You’d have better luck finding Santa Claus in the tropics than ultra cheap hotels in Tamarindo, but if you play it smart, staying here doesn’t have to break the bank. Here are my top 5 tips for getting the most for your money with housing.
Wait until you get there to book your hotel.
Believe me when I say, I know how nerve-wracking it can be not to know where you’re going to stay every night before you go somewhere, but the rewards for being patient can be significant.
When we tried to book our stay the first time we went to Tamarindo, the only properties available online for the dates we needed were either very expensive or looked inhospitable. We took a risk by only booking a private room at a hostel for the first couple nights and planning to shop around once we were on the ground.
Our first day looking, we discovered a host of options (hostels, short-term apartment rentals, etc.) that did not have an internet presence for us to find online! In most cases, we found rooms better than the ones available online, that were below budget because they didn’t have to pay a middleman like Booking.com. Prices are also generally more flexible when you pay in person, especially in cash. This brings me to my next point.
Learn to haggle.
Our initial trip to Tamarindo was for just 20 days to get a feel for the land and secure longer term accommodations for when we come back, but having a nearly 3-week trip ahead of us was a major negotiating point. At one place, we asked about a bulk discount on a 2-week rental on a apartment/hotel room with kitchenette and the price dropped from $100/night to $550/week (~$80/night).
People also love being paid in cash because they don’t have to pay credit card companies a fee for swiping your card, so always ask if there is a discount for that! I’ll be writing a more in-depth guide to haggling so keep an eye out for that!
Get an apartment.
A private room at a hostel for an average rate of $50/night in March comes out to a “monthly rent” of roughly $1500 between the 2 of us, far above what we would pay for a much nicer place of our own. It was pretty easy in our experience to find 1-bedroom apartments between $800-$1000 a month during the off-season of May-August (on the low end, utilities were not included).
For our longer 3-month trip this summer (passport holders are allowed a 90-day maximum stay in Costa Rica) getting an apartment is a no-brainer, but it can also be a much cheaper option for shorter stays, especially if it has a kitchen where you can cook and store your own meals, and a fridge not shared by dozens of hostel guests who might help themselves to your things.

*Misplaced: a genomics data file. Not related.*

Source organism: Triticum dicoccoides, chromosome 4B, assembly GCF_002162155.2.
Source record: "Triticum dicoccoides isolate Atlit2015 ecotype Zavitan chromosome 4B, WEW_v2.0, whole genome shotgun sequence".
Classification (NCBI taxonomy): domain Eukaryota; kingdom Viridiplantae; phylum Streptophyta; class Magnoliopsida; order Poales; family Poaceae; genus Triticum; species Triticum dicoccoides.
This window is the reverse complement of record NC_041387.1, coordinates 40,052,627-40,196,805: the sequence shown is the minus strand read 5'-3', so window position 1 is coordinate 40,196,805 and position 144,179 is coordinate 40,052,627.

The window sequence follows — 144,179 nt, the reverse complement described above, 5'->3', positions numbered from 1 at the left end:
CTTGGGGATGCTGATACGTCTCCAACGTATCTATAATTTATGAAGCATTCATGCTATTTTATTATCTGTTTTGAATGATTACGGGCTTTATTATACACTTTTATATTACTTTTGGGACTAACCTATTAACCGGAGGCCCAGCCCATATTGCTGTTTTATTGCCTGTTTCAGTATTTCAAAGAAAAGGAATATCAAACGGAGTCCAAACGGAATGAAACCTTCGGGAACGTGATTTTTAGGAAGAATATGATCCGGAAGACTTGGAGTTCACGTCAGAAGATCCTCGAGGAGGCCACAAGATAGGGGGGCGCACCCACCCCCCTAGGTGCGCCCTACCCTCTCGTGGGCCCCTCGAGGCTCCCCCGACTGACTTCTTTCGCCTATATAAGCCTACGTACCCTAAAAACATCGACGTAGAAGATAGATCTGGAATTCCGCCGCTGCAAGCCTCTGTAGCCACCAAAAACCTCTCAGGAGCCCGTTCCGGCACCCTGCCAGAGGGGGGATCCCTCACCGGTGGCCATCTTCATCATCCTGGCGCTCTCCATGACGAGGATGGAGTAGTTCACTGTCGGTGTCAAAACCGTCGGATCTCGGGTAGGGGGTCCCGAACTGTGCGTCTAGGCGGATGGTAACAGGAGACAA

Tamarindo has a surprisingly high number of real estate agencies for how small it is. Some of them specialize in vacation rentals, or only do sales and not rentals at all. I would still go into every branch, even the ones that advertise home sales only, because agents will often run a side-business helping clients rent out investment properties.
Always ask the real estate agent if the price can be brought down further even if you’re fine with what was quoted. You’d be surprised how willing people are to negotiate! The first offer we got from a real estate agent we went to for a 3-month rental was a 1-bedroom apartment for $1,300/month, or $1,100 if we agreed to pay for utilities.
Check for local holidays.
Don’t be caught off guard! A quick Google search for holidays in the country you’re visiting could save you anxiety down the road. My boyfriend and I came to Tamarindo at the beginning of March 2016 not realizing we would be there over Semana Santa (Easter). In Costa Rica, families flock to the beach for the 2 weekends of this holiday (March 20-26, 2016) so even the least inviting places in Tamarindo were booking up fast.
By walking around, we ended up finding a hotel room below budget ($45/night total for 2 people) for the first half of the holiday, but were asked an insane $150/night for the same room from the 24th onwards. Without other options, we went back to the first hostel we stayed at, which offered us a slightly more expensive dorm for 3 nights ($25/person a night, compared to $15 normally) and a private room only for the last 3 nights at the normal price (also $50/night).
Note: March is nearing the end of “busy season” for Costa Rica, so prices may vary from when you are visiting.
Work for your stay.
While I have personally never tried this method, stay in hostel lobbies long enough and you’ll overhear some budget travelers looking for work in exchange for board. Many hostels are run by people who will take free accommodations in exchange for an easy job like showing people to their rooms or some light cleaning.
People who work in the more laid-back hostels also tend to be the kind of nomadic young people who either are in the same position, or would be sympathetic to a fellow backpacker, so there’s usually the possibility of free accommodations if you’re willing to put in the work!
Read the rest of this series: Costa Rica on a Budget